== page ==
Absolutely, Waks should not have avoided addressing issues of inequality that are likely to result from Education 2.0.  In fact, I’d consider not explicitly addressing it a major weakness of his project in its current articulation, particularly in this age marked by the Occupy movement and Black Lives Matter.  As is evident in Education 2.0, Cunningham’s critique, and Waks’s rebuttal, Waks does believe there are still important roles for teachers and schools to play.  As such, he could have avoided this very legitimate critique had he included more details, more specifics of how the roles he reserves for the schools (mentoring, learning guidance and support, facilitating community connections, open-networked learning centers, etc.)  would dovetail with students’ self-selected, online learning (Cunningham, Educational Theory 2014).  For instance, in what proportions do students learn on their own versus in the learning centers?  How much time is devoted to the various activities reserved for the learning centers?  How is it apportioned?  Who makes those decisions?  And vitally, how will the school side of the equation both guard against and disrupt the entrenched inequities of our highly inequitable society?  Answers to such questions might have spared him this particular focus of Cunningham’s critique.  

credit: Wikimedia

By not answering such questions, Waks also left himself open to Cunningham’s insertion of the invisible hand as part of the mechanism for Education 2.0.  And with it the associated inferences that said hand is invisible because there is no such thing and that free markets by themselves do not always act in the interest of the greater good.  While there are some very exciting elements  in Education 2.0 — likely even predictive — there is also a utopic air to the project which unfortunately allows room for the more pragmatic educator take it less seriously.  Besides, utopias have a way of turning dystopic when all the actors in the complex system begin to act in unforeseen ways.  Clearly, the inclusion of an entire chapter about complexity theory was not enough to shield Waks from the criticism that he’s leaving far too much open to chance and the likelihood that inequities will persist.

Conclusion

By directly addressing equity as a part of the project, Waks could have presented a stronger argument for the positive disruptive effect Education 2.0 could have both in evolving education and improving our society.  Instead, the project is vulnerable to accusations of relying on too many complex systems that will only reinforce inequities and not overturn them.  Worse yet, these complex systems are types of free markets:  Those of education, of the wilds of the internet, of student interests, and of the caprices of young people in the process of growing their pre-frontal cortices.

Cunningham, C. (2014). Book Reviews. Educational Theory, 64(4), 409.

Waks, L. J. (2016). Education 2.0: The learningweb revolution and the transformation of the school. New York, NY: Routledge.

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Week 4- The Internet and Education

In the vast majority of the schools I work with or have taught in, it is definitely not the case that the internet has transformed K-12 education in ways that were unprecedented by giving everyone access to all the knowledge of the world.  Neither, has it, in my experience, pushed classroom learning away from content and basic skills or enabled more authentic, situated learning.  To date, I have only ever been in two classrooms out of the dozens of CPS schools I’ve worked with, visited, or toured where I saw practices that even remotely approach this description.  Even then, the sophisticated use of BYOD and blended instructional methods were still teacher-driven and focused on content and skills.  I must admit, my own classroom was not one of the two, knowing what I know now — though no doubt I would have said otherwise when last I had my own classroom in 2008.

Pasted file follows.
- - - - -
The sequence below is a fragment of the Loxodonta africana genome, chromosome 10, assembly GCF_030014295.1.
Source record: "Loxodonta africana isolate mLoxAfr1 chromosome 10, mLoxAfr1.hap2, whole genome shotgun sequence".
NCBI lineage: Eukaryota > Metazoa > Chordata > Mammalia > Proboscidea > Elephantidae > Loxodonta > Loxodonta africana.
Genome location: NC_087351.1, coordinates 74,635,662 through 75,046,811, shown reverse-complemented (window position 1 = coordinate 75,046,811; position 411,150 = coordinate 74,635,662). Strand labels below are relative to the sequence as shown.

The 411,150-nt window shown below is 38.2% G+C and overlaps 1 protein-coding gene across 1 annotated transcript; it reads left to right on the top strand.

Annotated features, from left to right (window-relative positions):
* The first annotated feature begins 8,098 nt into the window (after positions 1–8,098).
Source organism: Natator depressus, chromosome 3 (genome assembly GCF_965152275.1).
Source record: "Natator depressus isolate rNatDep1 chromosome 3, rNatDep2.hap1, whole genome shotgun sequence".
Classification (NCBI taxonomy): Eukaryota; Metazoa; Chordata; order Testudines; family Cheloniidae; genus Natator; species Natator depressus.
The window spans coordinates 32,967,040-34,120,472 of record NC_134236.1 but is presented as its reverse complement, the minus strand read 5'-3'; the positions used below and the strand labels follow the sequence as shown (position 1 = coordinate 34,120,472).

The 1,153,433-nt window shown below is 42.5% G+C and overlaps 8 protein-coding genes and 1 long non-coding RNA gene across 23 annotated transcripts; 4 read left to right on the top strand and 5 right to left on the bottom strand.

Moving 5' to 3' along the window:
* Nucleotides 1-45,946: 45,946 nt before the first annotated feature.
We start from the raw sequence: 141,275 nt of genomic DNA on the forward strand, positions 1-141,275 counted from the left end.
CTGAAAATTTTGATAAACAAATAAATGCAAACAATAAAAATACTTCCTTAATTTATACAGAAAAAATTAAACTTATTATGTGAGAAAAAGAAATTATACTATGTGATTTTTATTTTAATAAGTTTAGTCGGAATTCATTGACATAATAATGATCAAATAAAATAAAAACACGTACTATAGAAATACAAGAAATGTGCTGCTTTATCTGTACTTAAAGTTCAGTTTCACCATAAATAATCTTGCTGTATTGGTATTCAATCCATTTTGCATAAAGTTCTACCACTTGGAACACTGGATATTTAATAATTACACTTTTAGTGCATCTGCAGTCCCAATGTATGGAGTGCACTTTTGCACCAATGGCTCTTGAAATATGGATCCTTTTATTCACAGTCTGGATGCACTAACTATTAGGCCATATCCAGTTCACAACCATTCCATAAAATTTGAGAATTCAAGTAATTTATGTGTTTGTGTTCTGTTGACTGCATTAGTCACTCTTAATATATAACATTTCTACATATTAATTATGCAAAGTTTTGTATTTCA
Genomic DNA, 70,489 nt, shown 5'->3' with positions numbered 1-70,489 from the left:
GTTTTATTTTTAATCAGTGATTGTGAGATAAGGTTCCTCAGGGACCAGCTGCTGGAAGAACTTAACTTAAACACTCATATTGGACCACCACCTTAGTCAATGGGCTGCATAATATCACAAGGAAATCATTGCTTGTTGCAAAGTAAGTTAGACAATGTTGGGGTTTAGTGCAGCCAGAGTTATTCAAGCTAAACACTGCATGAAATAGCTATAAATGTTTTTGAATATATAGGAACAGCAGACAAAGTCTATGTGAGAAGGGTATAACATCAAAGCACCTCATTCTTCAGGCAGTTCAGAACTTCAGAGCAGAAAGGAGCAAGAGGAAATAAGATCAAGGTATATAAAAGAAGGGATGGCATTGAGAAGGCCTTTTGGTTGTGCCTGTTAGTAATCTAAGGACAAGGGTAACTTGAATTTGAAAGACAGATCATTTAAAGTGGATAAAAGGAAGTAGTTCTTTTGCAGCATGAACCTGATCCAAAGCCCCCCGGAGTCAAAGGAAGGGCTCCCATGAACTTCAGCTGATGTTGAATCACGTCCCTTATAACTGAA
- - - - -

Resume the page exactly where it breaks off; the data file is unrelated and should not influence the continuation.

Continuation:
Dynamics At Play

There were a number of dynamics at play in the early days of the internet that I believe short-circuited this utopic vision from becoming even a partial reality.  To be sure, “there is an essential lesson we must take to heart if we are to construct a new informational paradigm for education — that Internet architecture by design undermines hierarchy and liberates the end users at their powerful personal computers and mobile Internet devices….  The machine is really a giant centrifuge, forcing power outward from hierarchical systems to computer end users, individually and collectively forming a networked global society”  (pp. 68-69).  In as much as this is true, the industrial model of schooling has a vested interest in preventing this educational nirvana from being realized.  Still, there are some other specific dynamics I see as interfering.

High Stakes Testing and School Reform

The early 1990’s were the point where high-stakes testing and school reform were shifting into high gear.  As Waks has noted, these have the effect of solidifying the industrial model of schooling.  So even as some educators wanted to innovate as part of a “reform” agenda on one hand, they were bound even more closely to the industrial model on the other via the use of test scores to measure the effectiveness and efficiency of their reform methods.

Cost and the Digital Divide

Then as today, costs for digital hardware and some software are prohibitively expensive and out of the financial ranges of most schools.  Beyond a few labs, hardware carts, and faculty laptops,  schools lack the funding to put a device in the hands of every student. While doing so is far from guaranteeing high level learning via such devices, digital instruction and learning without them is impossible.